Porch Sessions, Installment No. 1

Since it’s summer, we thought we would record our practice session on my front porch for the first installment of Porch Sessions. Keep an eye out for more porch sessions throughout the rest of the summer and upcoming fall. Reach out if you want to come play in one.

And don’t forget there’s a session tonight at the Jericho Cafe in Jericho and one on Saturday at Bagitos in Montpelier. Play on!

Find more Irish sessions in Vermont.

 

Celebrate St. Paddy’s Day in a new way

Irish MusicSt. Patrick’s Day is the day the world celebrates the patron saint of Ireland. As an Irish musician, it is usually one of my favorite holidays. Mostly because, for me, it’s a recognition of this amazing music — everyone wants to hear Irish music on St. Patrick’s Day.

Regardless of why we have celebrated St. Patrick’s Day in the past, I’d like to propose that this year, we make St. Patrick’s Day a day that not only honors of the patron saint of Ireland, but also honors of all American immigrants.

Immigrants bring diversity into our culture, diversity into our music and diversity into our lives. So this year I’d like to raise that glass of green beer (or any drink) in honor of all the immigrants who came to America in search of a better life. We salute you! And thank you to all the musicians from all over the world that brought, and continue to share their music with us all.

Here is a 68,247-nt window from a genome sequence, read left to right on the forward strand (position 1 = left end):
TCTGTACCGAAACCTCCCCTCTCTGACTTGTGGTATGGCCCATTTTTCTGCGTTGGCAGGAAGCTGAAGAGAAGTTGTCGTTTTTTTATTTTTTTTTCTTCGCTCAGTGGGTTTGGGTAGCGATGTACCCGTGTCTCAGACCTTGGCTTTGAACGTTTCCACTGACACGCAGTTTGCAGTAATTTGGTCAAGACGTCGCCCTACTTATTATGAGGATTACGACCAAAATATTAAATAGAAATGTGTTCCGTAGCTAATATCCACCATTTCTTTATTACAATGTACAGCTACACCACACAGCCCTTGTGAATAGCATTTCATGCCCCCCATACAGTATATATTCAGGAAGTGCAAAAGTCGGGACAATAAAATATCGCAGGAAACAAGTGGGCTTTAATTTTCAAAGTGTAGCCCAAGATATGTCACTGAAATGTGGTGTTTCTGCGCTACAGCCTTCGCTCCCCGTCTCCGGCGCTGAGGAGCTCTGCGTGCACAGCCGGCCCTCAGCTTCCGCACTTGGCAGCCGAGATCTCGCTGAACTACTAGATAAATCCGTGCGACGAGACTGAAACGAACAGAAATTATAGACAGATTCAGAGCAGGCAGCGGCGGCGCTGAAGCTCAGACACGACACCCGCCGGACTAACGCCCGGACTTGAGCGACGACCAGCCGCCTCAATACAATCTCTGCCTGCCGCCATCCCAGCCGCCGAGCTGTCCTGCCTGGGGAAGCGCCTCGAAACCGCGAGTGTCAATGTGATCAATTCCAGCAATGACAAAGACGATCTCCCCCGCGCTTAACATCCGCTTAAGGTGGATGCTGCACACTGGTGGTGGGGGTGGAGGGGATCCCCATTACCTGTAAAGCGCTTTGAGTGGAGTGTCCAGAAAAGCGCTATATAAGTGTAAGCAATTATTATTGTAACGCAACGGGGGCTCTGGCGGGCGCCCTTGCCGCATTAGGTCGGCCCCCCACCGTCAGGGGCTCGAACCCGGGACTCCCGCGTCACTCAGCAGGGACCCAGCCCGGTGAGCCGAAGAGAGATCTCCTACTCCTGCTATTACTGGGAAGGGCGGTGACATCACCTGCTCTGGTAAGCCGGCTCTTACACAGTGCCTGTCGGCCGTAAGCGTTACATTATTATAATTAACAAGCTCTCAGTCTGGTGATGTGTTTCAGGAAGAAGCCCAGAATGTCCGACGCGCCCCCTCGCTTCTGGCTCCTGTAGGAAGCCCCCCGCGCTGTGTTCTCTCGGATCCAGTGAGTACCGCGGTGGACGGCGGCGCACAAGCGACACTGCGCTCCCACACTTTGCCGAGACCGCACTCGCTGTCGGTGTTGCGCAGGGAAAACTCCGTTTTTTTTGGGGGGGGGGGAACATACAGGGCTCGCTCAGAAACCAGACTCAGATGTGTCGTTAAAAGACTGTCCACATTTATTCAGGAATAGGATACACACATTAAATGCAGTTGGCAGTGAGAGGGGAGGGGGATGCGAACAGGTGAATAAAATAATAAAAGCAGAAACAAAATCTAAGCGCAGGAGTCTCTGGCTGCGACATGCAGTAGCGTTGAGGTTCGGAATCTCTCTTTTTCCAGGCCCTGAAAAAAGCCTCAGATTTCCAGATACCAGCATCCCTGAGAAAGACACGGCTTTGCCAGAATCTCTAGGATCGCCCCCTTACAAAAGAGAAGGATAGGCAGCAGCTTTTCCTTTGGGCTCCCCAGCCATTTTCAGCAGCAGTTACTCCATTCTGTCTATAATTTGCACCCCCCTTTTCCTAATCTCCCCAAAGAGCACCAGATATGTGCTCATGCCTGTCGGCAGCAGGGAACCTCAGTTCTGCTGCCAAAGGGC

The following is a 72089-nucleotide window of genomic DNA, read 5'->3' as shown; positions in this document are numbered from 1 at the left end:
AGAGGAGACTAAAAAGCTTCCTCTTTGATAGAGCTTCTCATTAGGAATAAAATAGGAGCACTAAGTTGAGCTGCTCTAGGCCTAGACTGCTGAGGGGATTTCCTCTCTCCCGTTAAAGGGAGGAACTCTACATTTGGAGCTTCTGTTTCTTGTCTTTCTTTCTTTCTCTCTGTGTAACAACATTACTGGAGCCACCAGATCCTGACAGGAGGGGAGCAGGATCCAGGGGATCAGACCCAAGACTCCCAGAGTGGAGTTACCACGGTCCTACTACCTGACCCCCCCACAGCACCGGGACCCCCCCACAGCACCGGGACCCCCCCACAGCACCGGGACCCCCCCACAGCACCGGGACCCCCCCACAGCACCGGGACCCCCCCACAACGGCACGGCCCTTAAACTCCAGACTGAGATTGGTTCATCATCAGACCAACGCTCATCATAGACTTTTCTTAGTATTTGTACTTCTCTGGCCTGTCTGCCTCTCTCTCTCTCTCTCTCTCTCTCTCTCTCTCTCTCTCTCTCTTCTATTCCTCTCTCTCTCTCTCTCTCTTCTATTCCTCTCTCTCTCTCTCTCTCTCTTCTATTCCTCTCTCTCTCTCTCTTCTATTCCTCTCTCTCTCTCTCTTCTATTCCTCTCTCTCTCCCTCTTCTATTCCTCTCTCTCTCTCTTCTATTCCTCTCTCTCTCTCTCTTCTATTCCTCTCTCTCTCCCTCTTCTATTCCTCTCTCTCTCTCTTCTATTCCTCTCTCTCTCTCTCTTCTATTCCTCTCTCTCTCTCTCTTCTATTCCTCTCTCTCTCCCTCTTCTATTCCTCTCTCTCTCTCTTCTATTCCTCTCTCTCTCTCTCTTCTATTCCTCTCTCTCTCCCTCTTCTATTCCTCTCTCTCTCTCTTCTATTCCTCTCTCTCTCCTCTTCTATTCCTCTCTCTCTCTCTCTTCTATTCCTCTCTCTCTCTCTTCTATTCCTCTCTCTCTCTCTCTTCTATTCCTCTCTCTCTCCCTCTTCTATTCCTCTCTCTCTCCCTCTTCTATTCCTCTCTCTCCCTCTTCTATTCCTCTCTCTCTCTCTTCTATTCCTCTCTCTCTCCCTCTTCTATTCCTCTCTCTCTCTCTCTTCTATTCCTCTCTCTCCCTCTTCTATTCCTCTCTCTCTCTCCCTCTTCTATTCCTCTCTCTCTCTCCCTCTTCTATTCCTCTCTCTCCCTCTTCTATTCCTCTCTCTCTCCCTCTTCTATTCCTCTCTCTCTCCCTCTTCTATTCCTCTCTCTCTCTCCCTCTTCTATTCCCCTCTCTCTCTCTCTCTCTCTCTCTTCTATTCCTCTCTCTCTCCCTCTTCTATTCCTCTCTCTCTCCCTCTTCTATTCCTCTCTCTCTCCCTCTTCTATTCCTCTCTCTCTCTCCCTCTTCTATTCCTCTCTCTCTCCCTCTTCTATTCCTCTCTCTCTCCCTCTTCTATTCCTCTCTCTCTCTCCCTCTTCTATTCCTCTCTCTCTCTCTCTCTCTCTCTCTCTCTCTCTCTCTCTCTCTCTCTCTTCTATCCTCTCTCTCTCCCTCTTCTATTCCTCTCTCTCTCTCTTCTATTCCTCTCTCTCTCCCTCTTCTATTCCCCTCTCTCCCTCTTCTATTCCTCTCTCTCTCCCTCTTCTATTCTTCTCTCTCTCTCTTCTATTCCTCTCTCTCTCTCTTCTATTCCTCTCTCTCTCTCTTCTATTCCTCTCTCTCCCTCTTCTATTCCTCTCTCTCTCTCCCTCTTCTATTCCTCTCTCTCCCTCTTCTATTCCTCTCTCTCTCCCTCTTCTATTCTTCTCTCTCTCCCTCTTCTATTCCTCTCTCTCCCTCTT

This weekend you can enjoy all sorts of Irish music, dancing and other festivities in celebration of St. Patrick and all the immigrants who make up our fine country. Here are few of my favorite events to check out this weekend.

Friday, March 17

St. Patrick’s Day at the Grange Hall, Waterbury
317 Howard Ave, Waterbury Center
7pm-9pm
$20

A show of local world-class musicians and Irish dancers. The event is family-friendly and includes:

  • Knotwork – with Michael and Annabel Moynihan, Don Schabner and Sebastian James. Knotwork has played Irish traditional music in Vermont and across Europe for over a decade. Recordings are available on iTunes, Amazon, and other digital music stores.
  • The Northern Lights – From foot stopping jigs and reels to dreamy waltzes and hoppy hornpipes, The Northern Lights will take you away to the shores of Ireland. The trio, based out of the Waterbury/Richmond area, is made up of fiddlers Katrina VanTyne and Denise Dean, and multi-instrumentalist, Jonathan Leonard. With 2 fiddles, guitar, bouzouki, button accordion and harmonium you’re bound to enjoy the sweet melodies of this traditional Irish music band.
  • The Church Restoration Project with Allen Church and Pete Haselbach as well as Heather Morris’ Celtic Dance Company

Saturday, March 18

 

Between the Jigs and Reels: Ireland’s History Through it’s music